In the world of jobs which require physical labor, back injuries — or any injury caused by physical overexertion — can cost money. Time off the job affects the employee’s ability to earn a wage and being a man (or woman) down impacts the company’s bottom line as well. Work related musculoskeletal injuries, according to the Bureau of Labor Statistics, accounts for one in three on-the-job injuries in the United States. While nothing is fool proof when it comes to preventing on-the-job injuries, there are options available to help an employer identify whether their employees are physically up to the task at hand.
One way is the ERGO physical, or Lift Test. Lawn care, construction, warehousing, first responder (i.e. police and fire) are just a few examples of jobs that can require heavy lifting and carrying on a daily basis. In reality, any physically demanding job should require a physical. An ERGO physical is designed to determine the ability of your employees or prospective employees to safely handle the tasks at hand. Can they move lumber all day without struggle? Can they walk back and forth in a 10,000 square foot warehouse all day without physical complaint? It also gives a good reference point to the employee or prospect as to their overall physical health and joint function. In other words, it will give them a peek into whether or not they really can physically handle the job.
The ERGO physical starts with a questionnaire, the answers to which will help the test administrator understand before beginning, any known limitations or health conditions. Typical questions would be whether the employee has in the past five years had any injuries, joint issues, hernias or diseases like arthritis or rheumatism. Other questions might be whether they have held physically demanding jobs in the past, or whether they will require any special accommodations to perform the job for which they are applying. The tester will need to know about any spinal problems or history of chronic conditions. All of these are designed to give the tester a starting point for the assessment and helps them to conduct the test under the safest conditions.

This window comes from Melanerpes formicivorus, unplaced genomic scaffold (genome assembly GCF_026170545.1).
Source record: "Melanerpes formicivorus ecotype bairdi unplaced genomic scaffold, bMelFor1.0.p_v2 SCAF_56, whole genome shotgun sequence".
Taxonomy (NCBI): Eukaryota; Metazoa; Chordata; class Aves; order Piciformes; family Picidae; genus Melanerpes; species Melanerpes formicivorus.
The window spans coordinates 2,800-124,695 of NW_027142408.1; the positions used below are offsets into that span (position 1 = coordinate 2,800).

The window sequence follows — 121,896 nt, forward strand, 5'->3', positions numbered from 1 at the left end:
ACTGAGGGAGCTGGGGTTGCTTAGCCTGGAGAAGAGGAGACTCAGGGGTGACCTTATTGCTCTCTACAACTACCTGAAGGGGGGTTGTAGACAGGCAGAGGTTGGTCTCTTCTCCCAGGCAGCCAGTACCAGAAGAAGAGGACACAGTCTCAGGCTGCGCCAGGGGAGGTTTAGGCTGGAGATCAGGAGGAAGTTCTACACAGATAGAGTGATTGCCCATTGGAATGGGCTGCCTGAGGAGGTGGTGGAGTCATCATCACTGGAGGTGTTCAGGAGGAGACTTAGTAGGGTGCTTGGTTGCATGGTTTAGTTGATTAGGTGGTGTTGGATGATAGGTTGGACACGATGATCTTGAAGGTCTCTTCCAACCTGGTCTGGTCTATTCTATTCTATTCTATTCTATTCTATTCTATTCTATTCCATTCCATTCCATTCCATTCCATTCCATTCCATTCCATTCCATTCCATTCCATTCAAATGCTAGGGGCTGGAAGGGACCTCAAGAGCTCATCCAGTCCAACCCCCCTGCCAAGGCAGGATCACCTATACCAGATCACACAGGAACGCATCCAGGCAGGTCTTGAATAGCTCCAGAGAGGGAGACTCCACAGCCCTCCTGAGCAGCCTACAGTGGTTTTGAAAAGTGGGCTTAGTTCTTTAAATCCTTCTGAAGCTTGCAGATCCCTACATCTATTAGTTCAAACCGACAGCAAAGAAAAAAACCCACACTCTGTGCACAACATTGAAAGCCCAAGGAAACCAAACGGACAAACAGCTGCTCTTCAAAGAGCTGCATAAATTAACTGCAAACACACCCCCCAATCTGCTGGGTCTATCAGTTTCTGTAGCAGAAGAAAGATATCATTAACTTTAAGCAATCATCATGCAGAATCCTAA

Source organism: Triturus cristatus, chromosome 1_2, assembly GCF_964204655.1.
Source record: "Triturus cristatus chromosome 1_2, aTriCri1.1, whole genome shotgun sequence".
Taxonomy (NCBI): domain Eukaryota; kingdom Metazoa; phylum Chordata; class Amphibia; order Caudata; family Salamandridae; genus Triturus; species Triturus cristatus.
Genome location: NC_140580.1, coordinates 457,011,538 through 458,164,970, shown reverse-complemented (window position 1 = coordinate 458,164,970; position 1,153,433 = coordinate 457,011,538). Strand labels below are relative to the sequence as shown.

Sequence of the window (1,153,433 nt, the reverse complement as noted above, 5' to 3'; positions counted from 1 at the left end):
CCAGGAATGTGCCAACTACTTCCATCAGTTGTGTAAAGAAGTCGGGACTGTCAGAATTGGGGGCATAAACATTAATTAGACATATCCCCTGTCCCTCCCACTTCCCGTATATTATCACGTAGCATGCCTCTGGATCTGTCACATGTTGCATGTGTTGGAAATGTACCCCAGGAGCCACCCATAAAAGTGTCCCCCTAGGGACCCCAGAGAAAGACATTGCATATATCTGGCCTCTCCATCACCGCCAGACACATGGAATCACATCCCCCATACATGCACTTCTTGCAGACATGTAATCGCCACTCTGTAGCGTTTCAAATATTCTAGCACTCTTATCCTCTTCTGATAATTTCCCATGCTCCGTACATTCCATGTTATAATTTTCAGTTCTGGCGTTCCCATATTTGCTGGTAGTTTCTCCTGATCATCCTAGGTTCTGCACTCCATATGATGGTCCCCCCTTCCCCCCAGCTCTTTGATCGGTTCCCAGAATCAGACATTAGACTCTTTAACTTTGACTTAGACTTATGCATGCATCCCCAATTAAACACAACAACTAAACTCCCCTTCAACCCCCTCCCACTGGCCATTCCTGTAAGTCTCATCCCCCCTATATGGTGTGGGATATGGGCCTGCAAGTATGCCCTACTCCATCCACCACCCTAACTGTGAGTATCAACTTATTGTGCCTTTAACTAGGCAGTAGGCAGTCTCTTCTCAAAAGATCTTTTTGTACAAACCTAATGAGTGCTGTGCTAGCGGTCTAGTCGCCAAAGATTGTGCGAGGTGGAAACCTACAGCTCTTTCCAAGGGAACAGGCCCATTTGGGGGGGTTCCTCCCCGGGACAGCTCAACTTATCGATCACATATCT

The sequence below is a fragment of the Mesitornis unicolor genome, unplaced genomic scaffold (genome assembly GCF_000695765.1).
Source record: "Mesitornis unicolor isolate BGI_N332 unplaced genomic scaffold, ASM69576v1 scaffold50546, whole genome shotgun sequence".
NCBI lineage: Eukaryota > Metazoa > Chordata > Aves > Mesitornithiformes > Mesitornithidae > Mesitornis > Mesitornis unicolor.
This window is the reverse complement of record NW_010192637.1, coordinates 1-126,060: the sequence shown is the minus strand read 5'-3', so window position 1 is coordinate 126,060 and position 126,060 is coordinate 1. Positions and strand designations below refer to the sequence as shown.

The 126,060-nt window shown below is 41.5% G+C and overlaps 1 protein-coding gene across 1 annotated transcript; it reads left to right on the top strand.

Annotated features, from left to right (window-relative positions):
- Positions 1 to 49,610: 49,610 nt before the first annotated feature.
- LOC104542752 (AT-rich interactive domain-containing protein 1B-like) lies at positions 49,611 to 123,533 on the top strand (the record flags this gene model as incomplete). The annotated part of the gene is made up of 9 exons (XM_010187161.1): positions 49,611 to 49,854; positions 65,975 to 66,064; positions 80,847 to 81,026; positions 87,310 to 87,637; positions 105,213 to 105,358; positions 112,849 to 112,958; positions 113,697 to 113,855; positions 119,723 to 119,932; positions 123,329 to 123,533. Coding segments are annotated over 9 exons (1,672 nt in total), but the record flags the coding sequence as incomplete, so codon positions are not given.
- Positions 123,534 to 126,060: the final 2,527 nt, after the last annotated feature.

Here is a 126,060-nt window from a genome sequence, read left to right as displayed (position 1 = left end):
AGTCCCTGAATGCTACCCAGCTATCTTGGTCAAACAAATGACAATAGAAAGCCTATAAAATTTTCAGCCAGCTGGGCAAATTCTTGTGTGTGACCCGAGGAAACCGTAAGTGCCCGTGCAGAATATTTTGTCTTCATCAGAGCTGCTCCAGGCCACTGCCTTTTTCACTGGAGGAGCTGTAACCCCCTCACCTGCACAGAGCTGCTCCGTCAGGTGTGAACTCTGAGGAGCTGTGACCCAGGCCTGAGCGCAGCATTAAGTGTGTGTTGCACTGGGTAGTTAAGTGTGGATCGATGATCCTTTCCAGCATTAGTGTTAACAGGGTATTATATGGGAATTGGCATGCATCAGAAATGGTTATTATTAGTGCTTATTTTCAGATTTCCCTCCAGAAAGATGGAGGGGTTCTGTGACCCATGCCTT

The next step — the testing itself. The employee will be asked to lift and carry a specific amount of weight, also to lift and pile a specific amount of weight, known as a frequent lift. Some companies require 75 pounds, some only require 50. Many people think they would have no problem carrying 50 pounds, but can they carry 50 pounds over and over in a day? Another very important part of the exam is the mobility testing. Kneeling, climbing, bending, reaching and squatting. Each requires a certain number of repetitions in order to pass, most often from 10 to 20 for each movement. This will allow the tester to observe any limitations the employee may have, whether they struggle with a task or grimace as though in pain while executing any of the moves or lifts. All are indicators of whether the person is physically fit enough to do the job.
It is important to remember that any testing in preparation for a physical job is in the best interest of not only the employer, but the employee or employee prospect as well. Who wants to take a job only to find out after a few weeks that they couldn’t hack it? At I & O Medical Centers, ERGO Physicals are just one of the ways we help employers in Hampton Roads hire and maintain a healthy work force. Call any I & O Medical Centers location and ask for the Client Services Representative to find out how to set up testing for your employees today.